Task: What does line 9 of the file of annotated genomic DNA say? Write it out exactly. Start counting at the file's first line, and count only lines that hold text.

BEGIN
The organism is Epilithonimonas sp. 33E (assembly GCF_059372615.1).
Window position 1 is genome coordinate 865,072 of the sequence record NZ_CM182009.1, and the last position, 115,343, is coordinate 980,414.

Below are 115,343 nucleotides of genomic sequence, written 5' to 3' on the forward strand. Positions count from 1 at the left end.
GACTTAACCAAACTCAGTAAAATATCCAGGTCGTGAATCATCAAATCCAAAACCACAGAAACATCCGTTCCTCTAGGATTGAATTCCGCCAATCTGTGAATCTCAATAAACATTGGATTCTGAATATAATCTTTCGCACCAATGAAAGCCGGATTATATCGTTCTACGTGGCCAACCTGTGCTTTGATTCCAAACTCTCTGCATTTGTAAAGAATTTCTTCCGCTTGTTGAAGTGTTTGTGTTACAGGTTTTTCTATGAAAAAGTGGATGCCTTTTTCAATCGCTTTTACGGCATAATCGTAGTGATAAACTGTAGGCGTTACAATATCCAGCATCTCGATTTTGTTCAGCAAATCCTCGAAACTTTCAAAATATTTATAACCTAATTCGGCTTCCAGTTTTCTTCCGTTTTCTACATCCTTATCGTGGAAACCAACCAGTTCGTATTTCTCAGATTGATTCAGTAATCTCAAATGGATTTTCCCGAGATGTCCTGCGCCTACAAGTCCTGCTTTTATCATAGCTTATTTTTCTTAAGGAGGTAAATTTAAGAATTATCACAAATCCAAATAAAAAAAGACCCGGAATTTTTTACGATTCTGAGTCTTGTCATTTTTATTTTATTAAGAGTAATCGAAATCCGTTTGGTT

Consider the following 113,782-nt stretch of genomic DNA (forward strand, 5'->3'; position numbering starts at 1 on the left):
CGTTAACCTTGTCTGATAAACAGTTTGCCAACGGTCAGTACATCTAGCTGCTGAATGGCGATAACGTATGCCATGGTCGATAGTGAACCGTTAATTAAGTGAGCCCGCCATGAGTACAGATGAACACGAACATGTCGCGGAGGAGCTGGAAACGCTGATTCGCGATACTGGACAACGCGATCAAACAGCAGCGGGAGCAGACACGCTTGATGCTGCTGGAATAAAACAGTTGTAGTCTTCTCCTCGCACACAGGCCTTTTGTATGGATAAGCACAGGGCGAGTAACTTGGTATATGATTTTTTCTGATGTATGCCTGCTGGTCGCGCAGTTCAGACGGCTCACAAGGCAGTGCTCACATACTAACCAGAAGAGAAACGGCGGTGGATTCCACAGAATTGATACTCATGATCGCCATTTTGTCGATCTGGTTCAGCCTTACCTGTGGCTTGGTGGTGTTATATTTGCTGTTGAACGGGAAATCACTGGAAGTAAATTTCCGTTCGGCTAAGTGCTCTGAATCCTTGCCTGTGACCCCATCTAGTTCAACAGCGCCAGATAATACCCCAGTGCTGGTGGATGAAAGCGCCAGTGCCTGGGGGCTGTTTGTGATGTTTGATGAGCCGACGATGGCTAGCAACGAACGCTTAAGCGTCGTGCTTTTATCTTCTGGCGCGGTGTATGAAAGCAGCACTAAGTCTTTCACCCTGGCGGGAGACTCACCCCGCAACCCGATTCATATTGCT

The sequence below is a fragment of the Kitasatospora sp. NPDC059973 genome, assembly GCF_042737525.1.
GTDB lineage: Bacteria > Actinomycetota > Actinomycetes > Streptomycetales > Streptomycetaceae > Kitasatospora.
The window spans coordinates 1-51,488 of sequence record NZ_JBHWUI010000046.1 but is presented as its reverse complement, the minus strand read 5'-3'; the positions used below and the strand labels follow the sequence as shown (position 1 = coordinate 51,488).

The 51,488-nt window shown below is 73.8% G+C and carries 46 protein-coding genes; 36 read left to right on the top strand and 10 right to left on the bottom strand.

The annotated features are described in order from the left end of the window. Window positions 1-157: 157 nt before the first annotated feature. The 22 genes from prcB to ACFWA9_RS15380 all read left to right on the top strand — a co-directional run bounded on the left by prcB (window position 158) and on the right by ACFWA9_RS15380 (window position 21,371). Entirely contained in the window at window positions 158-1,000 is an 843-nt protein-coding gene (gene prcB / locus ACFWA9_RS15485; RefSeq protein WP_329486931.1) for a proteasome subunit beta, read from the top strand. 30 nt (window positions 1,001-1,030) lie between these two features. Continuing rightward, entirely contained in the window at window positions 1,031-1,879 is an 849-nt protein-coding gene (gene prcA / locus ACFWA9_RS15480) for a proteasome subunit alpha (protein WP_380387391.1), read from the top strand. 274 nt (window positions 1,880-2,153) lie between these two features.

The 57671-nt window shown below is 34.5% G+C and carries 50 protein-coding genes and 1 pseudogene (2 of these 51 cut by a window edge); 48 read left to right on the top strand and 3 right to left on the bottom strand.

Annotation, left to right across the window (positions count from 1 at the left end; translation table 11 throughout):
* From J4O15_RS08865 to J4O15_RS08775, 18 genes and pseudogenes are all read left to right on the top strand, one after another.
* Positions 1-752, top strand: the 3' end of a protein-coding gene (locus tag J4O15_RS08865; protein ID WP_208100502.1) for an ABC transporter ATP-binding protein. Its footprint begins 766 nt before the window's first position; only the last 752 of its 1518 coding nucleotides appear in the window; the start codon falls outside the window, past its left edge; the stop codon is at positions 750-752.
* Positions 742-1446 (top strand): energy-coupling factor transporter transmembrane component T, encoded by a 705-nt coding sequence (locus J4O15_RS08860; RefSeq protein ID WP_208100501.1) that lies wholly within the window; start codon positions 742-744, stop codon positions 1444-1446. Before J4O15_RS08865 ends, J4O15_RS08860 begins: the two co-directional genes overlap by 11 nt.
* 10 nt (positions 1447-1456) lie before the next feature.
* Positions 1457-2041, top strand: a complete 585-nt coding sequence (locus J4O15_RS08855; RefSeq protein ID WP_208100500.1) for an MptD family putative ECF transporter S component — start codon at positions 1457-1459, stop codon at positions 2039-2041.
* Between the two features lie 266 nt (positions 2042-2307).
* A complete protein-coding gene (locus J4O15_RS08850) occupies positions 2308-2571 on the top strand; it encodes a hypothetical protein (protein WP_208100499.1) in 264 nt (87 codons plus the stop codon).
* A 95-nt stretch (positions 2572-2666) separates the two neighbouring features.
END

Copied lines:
The window spans coordinates 1-51,488 of sequence record NZ_JBHWUI010000046.1 but is presented as its reverse complement, the minus strand read 5'-3'; the positions used below and the strand labels follow the sequence as shown (position 1 = coordinate 51,488).